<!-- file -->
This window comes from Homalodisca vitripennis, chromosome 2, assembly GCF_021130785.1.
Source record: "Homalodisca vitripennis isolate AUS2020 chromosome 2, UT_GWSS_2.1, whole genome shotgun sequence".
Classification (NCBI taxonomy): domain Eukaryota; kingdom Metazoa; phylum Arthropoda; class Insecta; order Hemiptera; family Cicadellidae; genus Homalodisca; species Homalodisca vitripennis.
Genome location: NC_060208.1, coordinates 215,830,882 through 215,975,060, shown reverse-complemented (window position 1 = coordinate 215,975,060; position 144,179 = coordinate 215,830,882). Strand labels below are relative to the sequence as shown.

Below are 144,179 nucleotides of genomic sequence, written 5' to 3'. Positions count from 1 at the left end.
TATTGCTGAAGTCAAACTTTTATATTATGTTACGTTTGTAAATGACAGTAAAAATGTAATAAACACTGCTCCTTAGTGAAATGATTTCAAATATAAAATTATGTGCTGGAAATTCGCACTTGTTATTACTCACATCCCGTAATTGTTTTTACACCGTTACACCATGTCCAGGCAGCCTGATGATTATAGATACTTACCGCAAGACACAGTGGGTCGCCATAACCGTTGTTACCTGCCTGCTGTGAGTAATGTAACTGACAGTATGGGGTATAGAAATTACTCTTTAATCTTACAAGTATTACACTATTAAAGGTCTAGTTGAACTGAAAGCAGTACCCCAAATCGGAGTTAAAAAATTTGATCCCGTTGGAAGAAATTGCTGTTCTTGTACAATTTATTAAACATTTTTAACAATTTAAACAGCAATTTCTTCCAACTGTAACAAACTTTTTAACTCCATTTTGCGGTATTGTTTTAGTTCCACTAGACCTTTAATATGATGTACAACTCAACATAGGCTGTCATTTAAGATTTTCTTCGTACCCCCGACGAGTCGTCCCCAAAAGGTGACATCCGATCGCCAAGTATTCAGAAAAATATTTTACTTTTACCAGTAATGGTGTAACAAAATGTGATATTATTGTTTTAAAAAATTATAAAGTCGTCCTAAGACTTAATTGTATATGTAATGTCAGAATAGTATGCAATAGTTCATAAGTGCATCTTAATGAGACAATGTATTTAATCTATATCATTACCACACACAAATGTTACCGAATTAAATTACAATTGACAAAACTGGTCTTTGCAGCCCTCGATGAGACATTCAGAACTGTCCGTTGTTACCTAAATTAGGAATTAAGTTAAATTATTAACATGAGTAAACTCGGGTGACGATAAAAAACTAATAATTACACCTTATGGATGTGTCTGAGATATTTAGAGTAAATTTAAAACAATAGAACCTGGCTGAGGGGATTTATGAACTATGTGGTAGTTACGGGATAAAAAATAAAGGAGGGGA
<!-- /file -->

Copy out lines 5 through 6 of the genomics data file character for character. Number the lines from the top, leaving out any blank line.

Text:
Below are 144,179 nucleotides of genomic sequence, written 5' to 3'. Positions count from 1 at the left end.
TATTGCTGAAGTCAAACTTTTATATTATGTTACGTTTGTAAATGACAGTAAAAATGTAATAAACACTGCTCCTTAGTGAAATGATTTCAAATATAAAATTATGTGCTGGAAATTCGCACTTGTTATTACTCACATCCCGTAATTGTTTTTACACCGTTACACCATGTCCAGGCAGCCTGATGATTATAGATACTTACCGCAAGACACAGTGGGTCGCCATAACCGTTGTTACCTGCCTGCTGTGAGTAATGTAACTGACAGTATGGGGTATAGAAATTACTCTTTAATCTTACAAGTATTACACTATTAAAGGTCTAGTTGAACTGAAAGCAGTACCCCAAATCGGAGTTAAAAAATTTGATCCCGTTGGAAGAAATTGCTGTTCTTGTACAATTTATTAAACATTTTTAACAATTTAAACAGCAATTTCTTCCAACTGTAACAAACTTTTTAACTCCATTTTGCGGTATTGTTTTAGTTCCACTAGACCTTTAATATGATGTACAACTCAACATAGGCTGTCATTTAAGATTTTCTTCGTACCCCCGACGAGTCGTCCCCAAAAGGTGACATCCGATCGCCAAGTATTCAGAAAAATATTTTACTTTTACCAGTAATGGTGTAACAAAATGTGATATTATTGTTTTAAAAAATTATAAAGTCGTCCTAAGACTTAATTGTATATGTAATGTCAGAATAGTATGCAATAGTTCATAAGTGCATCTTAATGAGACAATGTATTTAATCTATATCATTACCACACACAAATGTTACCGAATTAAATTACAATTGACAAAACTGGTCTTTGCAGCCCTCGATGAGACATTCAGAACTGTCCGTTGTTACCTAAATTAGGAATTAAGTTAAATTATTAACATGAGTAAACTCGGGTGACGATAAAAAACTAATAATTACACCTTATGGATGTGTCTGAGATATTTAGAGTAAATTTAAAACAATAGAACCTGGCTGAGGGGATTTATGAACTATGTGGTAGTTACGGGATAAAAAATAAAGGAGGGGA